Tool kit enables Parkites to support tourism
The tourism industry doesn’t get as much support from other counties as it does from Summit.
"To us in Summit County, it’s second nature and it doesn’t get the same attention in other parts of the state," said Bill Malone, executive director of the Park City Chamber Bureau and vice president of the Utah Tourism Industry Coalition (UTIC).
To help influence more legislation in support of tourism, UTIC has prepared an Advocacy Tool Kit for organizations that want to help. The tool kit can be found on the Web site http://www.utahtourism.org.
"The tool kit is designed to keep the legislature’s focus or awareness of what’s happening in tourism from an economic standpoint," Malone said. "Our legislators are in tune with it. We are fortunate."
The tool kit is a relatively new project and has been available for about a year. It will help people find information that will help them to effectively participate in efforts to promote the continued growth of tourism funding in the state, according to Nan Groves Anderson, the executive director of UTIC.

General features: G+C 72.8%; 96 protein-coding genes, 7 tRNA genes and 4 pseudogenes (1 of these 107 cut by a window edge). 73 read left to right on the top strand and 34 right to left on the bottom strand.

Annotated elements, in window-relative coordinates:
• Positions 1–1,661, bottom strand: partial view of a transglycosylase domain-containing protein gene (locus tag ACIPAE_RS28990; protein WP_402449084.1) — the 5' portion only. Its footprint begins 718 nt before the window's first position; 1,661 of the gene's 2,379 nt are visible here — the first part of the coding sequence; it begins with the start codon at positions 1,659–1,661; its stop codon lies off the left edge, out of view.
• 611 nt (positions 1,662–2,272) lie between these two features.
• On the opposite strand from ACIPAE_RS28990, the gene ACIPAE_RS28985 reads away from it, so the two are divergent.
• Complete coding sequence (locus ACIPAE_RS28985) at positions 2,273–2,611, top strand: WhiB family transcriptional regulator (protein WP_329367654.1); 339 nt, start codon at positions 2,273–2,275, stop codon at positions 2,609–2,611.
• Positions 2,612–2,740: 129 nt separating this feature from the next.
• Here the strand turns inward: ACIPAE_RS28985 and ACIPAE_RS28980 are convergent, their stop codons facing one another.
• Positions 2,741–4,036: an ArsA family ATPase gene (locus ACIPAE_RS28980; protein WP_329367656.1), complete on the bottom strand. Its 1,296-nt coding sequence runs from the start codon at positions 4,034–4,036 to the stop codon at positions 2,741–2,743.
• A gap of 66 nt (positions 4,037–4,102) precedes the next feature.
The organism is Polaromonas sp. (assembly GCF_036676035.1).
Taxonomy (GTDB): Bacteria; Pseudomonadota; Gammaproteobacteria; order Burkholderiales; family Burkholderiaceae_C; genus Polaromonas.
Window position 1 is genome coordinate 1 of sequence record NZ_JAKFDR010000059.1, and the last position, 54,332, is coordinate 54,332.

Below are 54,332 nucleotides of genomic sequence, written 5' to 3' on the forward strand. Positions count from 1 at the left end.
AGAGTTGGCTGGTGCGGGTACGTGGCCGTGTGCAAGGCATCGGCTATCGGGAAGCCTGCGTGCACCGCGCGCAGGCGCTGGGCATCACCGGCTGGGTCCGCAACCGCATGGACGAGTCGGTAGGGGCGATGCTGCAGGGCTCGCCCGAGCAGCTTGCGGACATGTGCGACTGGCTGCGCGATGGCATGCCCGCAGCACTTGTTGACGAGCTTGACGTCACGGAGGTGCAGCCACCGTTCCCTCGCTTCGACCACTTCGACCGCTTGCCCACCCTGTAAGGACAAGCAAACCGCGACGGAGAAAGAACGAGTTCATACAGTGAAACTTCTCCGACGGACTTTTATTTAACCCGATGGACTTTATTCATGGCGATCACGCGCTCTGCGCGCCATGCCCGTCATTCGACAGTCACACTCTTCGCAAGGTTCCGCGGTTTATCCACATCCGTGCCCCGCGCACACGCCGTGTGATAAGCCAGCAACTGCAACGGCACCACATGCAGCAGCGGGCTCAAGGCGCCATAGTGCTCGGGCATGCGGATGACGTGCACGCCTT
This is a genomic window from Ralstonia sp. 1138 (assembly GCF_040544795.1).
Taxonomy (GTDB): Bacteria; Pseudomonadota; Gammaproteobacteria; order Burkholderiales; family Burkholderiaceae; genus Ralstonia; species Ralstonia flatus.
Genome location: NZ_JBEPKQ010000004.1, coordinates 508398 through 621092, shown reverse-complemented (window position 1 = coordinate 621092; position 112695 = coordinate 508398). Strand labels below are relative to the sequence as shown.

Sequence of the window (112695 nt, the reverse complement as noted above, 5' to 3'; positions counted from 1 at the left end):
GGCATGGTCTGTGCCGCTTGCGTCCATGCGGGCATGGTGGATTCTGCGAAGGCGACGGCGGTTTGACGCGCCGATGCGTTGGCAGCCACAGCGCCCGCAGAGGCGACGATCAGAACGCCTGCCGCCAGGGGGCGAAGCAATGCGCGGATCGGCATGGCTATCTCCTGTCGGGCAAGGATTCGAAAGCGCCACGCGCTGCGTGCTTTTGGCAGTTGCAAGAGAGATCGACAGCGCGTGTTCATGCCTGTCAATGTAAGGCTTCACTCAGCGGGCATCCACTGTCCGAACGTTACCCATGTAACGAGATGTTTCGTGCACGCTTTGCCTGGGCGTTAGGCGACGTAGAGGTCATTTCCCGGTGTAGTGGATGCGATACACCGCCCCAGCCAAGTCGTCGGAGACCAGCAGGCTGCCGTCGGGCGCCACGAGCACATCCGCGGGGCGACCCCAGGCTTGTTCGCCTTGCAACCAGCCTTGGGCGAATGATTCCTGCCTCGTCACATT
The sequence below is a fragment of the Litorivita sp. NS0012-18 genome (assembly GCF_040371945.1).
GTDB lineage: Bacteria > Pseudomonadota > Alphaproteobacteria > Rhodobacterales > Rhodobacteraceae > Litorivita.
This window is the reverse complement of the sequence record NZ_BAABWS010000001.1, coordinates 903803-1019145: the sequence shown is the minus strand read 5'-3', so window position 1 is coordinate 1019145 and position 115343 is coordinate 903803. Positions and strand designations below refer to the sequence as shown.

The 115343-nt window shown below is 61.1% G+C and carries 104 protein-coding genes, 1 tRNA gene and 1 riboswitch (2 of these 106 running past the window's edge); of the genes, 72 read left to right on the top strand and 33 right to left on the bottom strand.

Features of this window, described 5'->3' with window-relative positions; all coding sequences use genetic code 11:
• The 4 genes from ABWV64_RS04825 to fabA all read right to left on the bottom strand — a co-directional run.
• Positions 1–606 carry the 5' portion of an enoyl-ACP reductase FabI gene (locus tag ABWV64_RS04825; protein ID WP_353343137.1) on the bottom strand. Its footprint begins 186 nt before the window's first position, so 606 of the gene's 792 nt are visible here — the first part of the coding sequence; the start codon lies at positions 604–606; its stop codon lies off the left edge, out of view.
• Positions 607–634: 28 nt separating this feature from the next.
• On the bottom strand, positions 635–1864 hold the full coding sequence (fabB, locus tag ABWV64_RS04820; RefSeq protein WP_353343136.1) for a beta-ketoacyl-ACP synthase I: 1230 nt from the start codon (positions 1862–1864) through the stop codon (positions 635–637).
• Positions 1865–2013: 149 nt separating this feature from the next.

The tool kit covers "information on topics ranging from the organization and procedures of the legislature, reading and understanding bills and resolutions, to Web site links for staying informed about the legislature sessions." Anderson said.
The kit also educates the viewer about the "necessity of continued investment from state government." One of the main purposes of it is to help people communicate with the government.
"I think the interesting part is communicating with our legislatures as it relates to tourism," Malone said. Adding that he believes it’s important for Parkites to help communicate with the legislature because the needs here are unique.
"Tourism is an integral part of our success," Malone said. "It’s not the case in other parts of the state. The tool kit is very valuable for people being able to take it out and use hints and ideas to basically sell the concept of reinvesting of statewide marketing."
Many, who may want to influence the legislature, may not know where to start. The kit gives people the tools to do so.